From S&P: "The deepening economic recession is limiting the Spanish government's policy options. Rising unemployment and spending constraints are likely to intensify social discontent and contribute to friction between Spain's central and regional governments. Doubts over some eurozone governments' commitment to mutualizing the costs of Spain's bank recapitalization are, in our view, a destabilizing factor for the country's credit outlook."
S&P adds: "We are therefore lowering our long- and short-term sovereign credit ratings on Spain to 'BBB-/A-3' from 'BBB+/A-2'. The negative outlook on the long-term rating reflects our view of the significant risks to Spain's economic growth and budgetary performance, and the lack of a clear direction in eurozone policy."
Complete S&P Rationale
The downgrade reflects our view of mounting risks to Spain's public finances, due to rising economic and political pressures. The central government's policy responses are likely to be constrained by:
A severe and deepening economic recession that could lead to increasing social discontent and rising tensions between Spain's central and regional governments;A policy setting framework among the eurozone governments that in our opinion still lacks predictability. Our understanding from recent statements is that the eurogroup's commitment to break the vicious circle between banks and sovereigns, as announced at a summit on June 29, does not extend to enabling the European Stability Mechanism to recapitalize large ongoing European banks. Our previous assumption (which was a key factor in our decision to affirm our ratings on Spain on Aug. 1, 2012) was that official loans to distressed Spanish financial institutions would eventually be mutualized among eurozone governments and thus Spanish net general government debt would remain below 80% of GDP beyond 2015.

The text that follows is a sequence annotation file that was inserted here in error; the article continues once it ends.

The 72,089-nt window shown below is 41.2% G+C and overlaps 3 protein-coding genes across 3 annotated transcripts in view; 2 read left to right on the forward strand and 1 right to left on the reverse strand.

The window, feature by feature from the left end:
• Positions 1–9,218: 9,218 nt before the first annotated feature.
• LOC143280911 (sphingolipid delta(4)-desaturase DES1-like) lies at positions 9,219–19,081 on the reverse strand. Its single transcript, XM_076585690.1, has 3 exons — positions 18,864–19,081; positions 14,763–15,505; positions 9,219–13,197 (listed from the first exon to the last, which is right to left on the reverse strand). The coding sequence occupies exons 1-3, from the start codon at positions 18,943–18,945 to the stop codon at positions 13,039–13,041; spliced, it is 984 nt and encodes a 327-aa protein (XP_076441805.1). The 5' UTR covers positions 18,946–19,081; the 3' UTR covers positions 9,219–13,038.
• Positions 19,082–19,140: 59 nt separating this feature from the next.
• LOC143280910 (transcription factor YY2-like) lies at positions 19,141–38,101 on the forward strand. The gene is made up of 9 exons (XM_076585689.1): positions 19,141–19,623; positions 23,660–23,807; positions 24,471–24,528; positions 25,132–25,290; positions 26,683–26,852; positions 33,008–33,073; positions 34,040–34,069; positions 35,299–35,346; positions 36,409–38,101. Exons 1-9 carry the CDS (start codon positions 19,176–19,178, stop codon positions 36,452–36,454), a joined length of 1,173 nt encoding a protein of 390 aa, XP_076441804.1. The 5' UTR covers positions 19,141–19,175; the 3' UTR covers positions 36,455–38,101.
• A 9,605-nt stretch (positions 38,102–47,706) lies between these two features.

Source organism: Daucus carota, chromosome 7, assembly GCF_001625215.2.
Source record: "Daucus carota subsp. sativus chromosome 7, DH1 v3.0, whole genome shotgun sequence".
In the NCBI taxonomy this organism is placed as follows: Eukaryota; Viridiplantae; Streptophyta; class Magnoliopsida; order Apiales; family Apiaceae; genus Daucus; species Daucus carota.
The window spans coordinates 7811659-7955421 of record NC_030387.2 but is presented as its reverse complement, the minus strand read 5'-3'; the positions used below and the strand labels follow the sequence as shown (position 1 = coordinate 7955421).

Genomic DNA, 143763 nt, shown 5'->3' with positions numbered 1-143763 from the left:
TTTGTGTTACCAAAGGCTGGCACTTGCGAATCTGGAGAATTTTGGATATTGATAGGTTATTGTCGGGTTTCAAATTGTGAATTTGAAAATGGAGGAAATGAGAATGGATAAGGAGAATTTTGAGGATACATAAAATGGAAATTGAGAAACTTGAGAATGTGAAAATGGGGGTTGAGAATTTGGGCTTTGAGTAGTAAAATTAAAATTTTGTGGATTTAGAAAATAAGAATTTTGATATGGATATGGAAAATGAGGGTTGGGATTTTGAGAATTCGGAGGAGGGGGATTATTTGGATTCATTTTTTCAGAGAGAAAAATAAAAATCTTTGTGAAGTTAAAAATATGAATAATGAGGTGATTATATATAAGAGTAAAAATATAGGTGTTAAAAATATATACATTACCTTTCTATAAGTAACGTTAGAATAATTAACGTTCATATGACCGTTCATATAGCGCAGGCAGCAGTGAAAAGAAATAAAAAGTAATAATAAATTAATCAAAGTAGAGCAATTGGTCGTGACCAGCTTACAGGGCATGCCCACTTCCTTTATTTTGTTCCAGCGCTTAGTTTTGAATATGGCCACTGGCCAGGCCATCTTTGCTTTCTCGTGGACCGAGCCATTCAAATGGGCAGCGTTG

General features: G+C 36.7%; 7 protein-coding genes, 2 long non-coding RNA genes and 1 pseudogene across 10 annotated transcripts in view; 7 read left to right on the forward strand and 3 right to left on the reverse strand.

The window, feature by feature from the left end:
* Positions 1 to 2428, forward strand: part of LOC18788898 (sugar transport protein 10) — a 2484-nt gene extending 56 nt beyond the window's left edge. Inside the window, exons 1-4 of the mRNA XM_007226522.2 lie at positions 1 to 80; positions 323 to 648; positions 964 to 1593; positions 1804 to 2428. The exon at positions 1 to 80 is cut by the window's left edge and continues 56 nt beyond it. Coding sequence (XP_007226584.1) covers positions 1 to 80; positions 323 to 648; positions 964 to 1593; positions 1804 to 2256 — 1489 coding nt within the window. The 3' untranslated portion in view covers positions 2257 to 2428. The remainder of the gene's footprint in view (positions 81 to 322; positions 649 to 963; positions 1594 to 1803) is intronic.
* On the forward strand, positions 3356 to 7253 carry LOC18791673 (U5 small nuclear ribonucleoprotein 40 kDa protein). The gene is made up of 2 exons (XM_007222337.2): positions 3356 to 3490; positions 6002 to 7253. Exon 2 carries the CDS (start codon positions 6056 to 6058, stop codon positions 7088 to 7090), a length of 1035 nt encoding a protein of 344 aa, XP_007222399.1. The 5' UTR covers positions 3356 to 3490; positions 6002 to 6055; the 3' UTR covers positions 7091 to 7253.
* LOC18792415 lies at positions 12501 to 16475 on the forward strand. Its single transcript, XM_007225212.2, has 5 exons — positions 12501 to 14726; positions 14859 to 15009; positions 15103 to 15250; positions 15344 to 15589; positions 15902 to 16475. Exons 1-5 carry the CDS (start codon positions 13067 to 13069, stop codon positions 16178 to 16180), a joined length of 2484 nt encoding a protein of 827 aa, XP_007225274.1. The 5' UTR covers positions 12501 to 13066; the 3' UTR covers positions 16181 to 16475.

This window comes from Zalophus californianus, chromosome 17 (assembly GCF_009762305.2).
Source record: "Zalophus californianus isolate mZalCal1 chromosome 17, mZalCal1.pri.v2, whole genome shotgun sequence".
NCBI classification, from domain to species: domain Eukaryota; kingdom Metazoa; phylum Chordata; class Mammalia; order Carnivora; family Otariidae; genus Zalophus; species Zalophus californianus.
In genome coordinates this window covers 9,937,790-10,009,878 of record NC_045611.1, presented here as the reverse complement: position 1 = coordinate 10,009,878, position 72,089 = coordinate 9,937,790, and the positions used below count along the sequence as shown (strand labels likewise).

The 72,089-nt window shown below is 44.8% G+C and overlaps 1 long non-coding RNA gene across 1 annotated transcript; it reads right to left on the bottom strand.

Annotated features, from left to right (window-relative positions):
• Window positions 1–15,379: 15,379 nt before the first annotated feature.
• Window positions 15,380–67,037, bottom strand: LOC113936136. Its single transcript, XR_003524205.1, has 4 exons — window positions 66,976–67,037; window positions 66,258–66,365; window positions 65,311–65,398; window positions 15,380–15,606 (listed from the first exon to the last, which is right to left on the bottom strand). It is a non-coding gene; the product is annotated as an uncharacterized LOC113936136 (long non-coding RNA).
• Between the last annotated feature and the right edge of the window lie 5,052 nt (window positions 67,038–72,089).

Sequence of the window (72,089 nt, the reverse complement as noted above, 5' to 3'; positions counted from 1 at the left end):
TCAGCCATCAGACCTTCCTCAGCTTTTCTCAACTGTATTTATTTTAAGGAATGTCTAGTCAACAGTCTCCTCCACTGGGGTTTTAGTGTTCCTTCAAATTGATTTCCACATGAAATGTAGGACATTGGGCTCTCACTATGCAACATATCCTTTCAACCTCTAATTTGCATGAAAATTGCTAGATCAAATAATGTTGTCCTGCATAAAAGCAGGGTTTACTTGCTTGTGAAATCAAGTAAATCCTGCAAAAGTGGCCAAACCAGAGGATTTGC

In our view, the capacity of Spain's political institutions (both domestic and multilateral) to deal with the severe challenges posed by the current economic and financial crisis is declining, and therefore, in accordance with our rating methodology (see "Sovereign Government Rating Methodology And Assumptions," published June 30, 2011), we have lowered the rating by two notches.With local elections approaching and many regional governments facing significant financial difficulties, tensions between the central and regional governments are rising, leading to substantially diluted policy outcomes.
These rising domestic constraints are, in our view, likely to limit the central government's policy options.
At the same time, Spain is enduring a severe and, in our view, deepening economic recession as reflected in our real GDP forecast of -1.8% in 2012 and -1.4% in 2013